Fight of Indian Aviation
Aviation is witnessing a sea change in India, as is evident in the slew of policy initiatives and the blooming of the no frills segment. Travel World reigned together some of the industry's finest minds to arrive on a perspective for the uncharted future. Civil aviation minister Praful Patel's reform of domestic aviation has completely changed the picture of aviation in the country.
The development of some of the 400 airports in the country enlisting private participation was a right step in speeding up the evolution of commercial aviation in India. As much as 2,400 additional flights adding up to half a million seats from December to March speaks volume of what liberalisation of the sector can do. The verdict on the birth and subsequent maturity of low cost carriers (LCC) still has its jury out. The low-cost carrier (LCC) phenomenon continues to rule the skies, as India's full service carriers find it increasingly difficult to hold-fast on their share of the domestic market.
Hence the question, what will be the role of national carriers in such a scenario? Fleet expansion, network augmentation and addition of a new brand will be the answer to take on increased competition. While the battle between Indian Airlines and Air Deccan over the second largest domestic carrier's slot intensifies, new low-cost entrants have cornered almost 15% additional market share between January and June 2006. Even in the international segment, the LCCs are increasingly gaining a chunk of the pie.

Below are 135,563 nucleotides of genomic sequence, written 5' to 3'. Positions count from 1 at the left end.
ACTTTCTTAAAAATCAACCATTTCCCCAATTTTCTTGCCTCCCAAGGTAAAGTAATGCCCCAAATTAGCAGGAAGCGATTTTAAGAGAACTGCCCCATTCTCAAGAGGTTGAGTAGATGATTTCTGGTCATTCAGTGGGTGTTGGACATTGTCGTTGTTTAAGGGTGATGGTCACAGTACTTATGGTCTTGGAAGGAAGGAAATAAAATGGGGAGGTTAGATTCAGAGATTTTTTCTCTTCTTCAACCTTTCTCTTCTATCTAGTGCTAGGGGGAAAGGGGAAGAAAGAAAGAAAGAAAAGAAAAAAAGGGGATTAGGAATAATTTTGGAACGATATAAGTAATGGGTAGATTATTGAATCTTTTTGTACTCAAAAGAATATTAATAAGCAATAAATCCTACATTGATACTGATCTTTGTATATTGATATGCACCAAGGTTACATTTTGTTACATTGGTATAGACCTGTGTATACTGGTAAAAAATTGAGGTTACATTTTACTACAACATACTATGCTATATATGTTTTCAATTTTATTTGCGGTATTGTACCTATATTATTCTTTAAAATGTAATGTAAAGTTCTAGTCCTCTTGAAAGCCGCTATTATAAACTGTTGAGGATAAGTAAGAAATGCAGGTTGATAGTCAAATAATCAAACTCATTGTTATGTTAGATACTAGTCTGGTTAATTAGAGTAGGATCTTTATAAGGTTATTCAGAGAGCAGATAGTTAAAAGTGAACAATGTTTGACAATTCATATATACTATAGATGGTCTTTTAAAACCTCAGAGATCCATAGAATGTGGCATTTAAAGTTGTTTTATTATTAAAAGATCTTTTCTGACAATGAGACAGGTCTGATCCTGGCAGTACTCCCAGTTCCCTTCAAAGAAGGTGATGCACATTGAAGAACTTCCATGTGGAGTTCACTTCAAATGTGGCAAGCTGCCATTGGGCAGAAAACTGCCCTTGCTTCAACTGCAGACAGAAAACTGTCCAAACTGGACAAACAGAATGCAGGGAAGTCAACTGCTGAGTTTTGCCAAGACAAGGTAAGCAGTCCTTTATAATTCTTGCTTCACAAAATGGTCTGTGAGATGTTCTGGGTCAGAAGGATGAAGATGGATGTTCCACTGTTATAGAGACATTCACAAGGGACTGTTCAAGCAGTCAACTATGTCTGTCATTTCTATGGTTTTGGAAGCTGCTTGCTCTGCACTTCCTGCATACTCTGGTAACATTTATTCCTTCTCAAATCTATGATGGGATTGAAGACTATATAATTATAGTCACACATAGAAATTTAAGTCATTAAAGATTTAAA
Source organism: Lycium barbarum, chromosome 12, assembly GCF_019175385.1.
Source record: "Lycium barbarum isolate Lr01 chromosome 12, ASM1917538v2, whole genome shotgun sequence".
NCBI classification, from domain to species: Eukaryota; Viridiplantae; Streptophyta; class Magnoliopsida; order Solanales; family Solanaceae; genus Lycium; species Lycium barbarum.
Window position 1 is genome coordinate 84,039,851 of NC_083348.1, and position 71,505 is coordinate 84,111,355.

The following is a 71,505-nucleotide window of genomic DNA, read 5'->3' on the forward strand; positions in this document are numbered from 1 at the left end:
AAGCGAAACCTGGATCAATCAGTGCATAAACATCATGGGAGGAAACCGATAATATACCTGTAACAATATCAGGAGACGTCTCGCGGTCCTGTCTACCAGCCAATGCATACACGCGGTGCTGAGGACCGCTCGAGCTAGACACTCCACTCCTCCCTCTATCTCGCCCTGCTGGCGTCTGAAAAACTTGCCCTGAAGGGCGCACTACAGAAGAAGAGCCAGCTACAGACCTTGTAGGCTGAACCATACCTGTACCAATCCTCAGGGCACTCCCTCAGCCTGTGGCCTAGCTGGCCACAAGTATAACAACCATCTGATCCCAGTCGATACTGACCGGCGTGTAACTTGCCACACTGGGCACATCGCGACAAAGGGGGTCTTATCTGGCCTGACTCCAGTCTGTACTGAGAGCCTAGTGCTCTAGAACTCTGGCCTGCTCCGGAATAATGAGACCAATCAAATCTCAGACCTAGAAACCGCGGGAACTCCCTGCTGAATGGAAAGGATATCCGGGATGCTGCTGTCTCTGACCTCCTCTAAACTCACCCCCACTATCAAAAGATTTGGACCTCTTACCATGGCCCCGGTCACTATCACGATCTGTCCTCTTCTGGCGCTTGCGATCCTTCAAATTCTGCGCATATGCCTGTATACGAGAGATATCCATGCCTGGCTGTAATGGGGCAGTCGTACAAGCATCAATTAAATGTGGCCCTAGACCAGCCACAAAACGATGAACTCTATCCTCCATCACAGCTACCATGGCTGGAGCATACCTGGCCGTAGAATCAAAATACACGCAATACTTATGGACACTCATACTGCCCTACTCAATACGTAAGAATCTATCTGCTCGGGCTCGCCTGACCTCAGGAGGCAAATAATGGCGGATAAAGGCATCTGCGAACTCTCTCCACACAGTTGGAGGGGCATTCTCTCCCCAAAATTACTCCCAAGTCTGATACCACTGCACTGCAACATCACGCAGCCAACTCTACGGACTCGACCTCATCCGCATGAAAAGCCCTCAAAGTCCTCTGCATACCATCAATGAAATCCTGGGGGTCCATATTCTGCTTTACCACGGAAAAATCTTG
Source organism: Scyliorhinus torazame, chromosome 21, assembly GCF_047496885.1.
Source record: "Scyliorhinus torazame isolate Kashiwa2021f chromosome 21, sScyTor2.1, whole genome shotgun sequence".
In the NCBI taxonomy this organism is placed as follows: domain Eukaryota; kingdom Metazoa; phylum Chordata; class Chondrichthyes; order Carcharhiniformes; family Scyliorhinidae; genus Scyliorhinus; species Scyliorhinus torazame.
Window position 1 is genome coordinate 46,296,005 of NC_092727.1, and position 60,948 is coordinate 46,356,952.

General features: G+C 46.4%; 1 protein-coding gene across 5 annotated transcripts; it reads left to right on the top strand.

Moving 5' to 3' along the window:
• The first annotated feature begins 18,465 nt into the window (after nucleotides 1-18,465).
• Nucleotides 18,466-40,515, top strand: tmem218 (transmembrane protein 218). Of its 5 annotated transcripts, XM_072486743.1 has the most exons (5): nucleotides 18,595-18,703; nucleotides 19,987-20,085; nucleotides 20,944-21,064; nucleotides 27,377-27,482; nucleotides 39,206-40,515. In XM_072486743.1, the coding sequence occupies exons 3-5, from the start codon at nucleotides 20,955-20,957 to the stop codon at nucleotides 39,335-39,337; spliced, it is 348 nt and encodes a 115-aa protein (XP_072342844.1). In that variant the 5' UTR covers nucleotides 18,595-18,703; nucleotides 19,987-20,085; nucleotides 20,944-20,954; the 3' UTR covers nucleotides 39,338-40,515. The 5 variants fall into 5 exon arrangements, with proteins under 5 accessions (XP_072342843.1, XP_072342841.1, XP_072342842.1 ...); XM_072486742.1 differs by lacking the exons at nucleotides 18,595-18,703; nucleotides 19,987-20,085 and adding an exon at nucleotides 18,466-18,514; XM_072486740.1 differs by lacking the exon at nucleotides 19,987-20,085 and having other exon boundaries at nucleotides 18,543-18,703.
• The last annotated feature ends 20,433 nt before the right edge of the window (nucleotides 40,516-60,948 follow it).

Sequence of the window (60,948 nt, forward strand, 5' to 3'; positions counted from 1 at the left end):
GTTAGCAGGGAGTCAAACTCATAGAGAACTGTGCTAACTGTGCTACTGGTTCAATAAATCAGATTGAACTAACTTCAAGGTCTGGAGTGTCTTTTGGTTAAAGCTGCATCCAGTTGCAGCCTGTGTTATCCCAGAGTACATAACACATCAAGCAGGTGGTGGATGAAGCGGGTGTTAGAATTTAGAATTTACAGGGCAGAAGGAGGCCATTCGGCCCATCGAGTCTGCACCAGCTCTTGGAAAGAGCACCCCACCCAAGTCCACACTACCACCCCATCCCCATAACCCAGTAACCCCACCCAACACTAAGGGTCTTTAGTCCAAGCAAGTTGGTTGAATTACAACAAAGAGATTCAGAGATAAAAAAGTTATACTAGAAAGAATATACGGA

The market share of full service carriers has come down from 76.4% in January to 60.3% in June. Indian Airlines' market share fell from 25% to 21.8%. Air Deccan's share has gone up from 13.3% in January to 20.3% in June, a marked rise of 7% within six months. Analysts feel Air Deccan's share has grown because the company connects smaller towns with ATR aircraft where larger Airbus-A320s and Boeing-737s cannot land, thereby providing the airline some exclusive routes.
According to Centre for Asia Pacific Aviation (CAPA) Indian Subcontinent & Middle East CEO Kapil Kaul, the LCCs are going to corner 50% market share within the next two years. "As per CAPA projections, low cost carriers will dominate with 60-70% share of the market. Full service carriers would have to equally serve both international and national markets to remain relevant in a five year scenario," he said.
Besides Air Deccan, another LCC Spice Jet, has increased its market share from 6% to 8% during the first six months of 2006. Kingfisher Airlines' market share have shown a slight improvement at 8%.
In the international sector, the international low cost carriers - Air India Express, Jetstar Asia, Jazeera Airways - have increased their market share from an insignificant number to 5-7% of the market.
Domestic air travel in India is predicted to grow 20 per cent over the next five years. Boeing has raised its 20-year market forecast for India for aircraft purchases from US$ 25 billion to US$ 35 billion. Both Airbus and Boeing are waiting for the next big order, expected from Air India. The airline is evaluating medium and large capacity aircraft and is expected to order 50 wide-body jets, worth almost US$ 5 billion at list prices.